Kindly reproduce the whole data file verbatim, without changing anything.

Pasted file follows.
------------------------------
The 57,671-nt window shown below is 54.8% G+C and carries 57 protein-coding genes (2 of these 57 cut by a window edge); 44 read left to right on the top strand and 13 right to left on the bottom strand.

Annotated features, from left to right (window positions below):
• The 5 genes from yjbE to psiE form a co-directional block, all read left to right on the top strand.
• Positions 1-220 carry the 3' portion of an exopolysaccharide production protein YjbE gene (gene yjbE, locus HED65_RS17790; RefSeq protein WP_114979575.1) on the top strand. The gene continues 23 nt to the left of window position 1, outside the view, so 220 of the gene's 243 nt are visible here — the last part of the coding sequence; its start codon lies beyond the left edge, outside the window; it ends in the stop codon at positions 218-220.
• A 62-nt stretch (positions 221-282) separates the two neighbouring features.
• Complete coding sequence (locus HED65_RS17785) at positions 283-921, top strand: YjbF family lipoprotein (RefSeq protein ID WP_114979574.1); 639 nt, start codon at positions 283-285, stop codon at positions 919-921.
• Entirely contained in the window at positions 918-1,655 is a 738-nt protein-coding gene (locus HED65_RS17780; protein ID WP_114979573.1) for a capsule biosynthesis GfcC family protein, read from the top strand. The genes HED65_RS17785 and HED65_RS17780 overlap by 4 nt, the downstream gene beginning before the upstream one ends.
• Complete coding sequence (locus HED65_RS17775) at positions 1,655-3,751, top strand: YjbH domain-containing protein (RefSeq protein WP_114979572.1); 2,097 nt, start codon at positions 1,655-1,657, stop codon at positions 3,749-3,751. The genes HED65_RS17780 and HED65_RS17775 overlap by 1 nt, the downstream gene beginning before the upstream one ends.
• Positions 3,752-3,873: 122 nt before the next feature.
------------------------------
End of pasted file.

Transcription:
The 57,671-nt window shown below is 54.8% G+C and carries 57 protein-coding genes (2 of these 57 cut by a window edge); 44 read left to right on the top strand and 13 right to left on the bottom strand.

Annotated features, from left to right (window positions below):
• The 5 genes from yjbE to psiE form a co-directional block, all read left to right on the top strand.
• Positions 1-220 carry the 3' portion of an exopolysaccharide production protein YjbE gene (gene yjbE, locus HED65_RS17790; RefSeq protein WP_114979575.1) on the top strand. The gene continues 23 nt to the left of window position 1, outside the view, so 220 of the gene's 243 nt are visible here — the last part of the coding sequence; its start codon lies beyond the left edge, outside the window; it ends in the stop codon at positions 218-220.
• A 62-nt stretch (positions 221-282) separates the two neighbouring features.
• Complete coding sequence (locus HED65_RS17785) at positions 283-921, top strand: YjbF family lipoprotein (RefSeq protein ID WP_114979574.1); 639 nt, start codon at positions 283-285, stop codon at positions 919-921.
• Entirely contained in the window at positions 918-1,655 is a 738-nt protein-coding gene (locus HED65_RS17780; protein ID WP_114979573.1) for a capsule biosynthesis GfcC family protein, read from the top strand. The genes HED65_RS17785 and HED65_RS17780 overlap by 4 nt, the downstream gene beginning before the upstream one ends.
• Complete coding sequence (locus HED65_RS17775) at positions 1,655-3,751, top strand: YjbH domain-containing protein (RefSeq protein WP_114979572.1); 2,097 nt, start codon at positions 1,655-1,657, stop codon at positions 3,749-3,751. The genes HED65_RS17780 and HED65_RS17775 overlap by 1 nt, the downstream gene beginning before the upstream one ends.
• Positions 3,752-3,873: 122 nt before the next feature.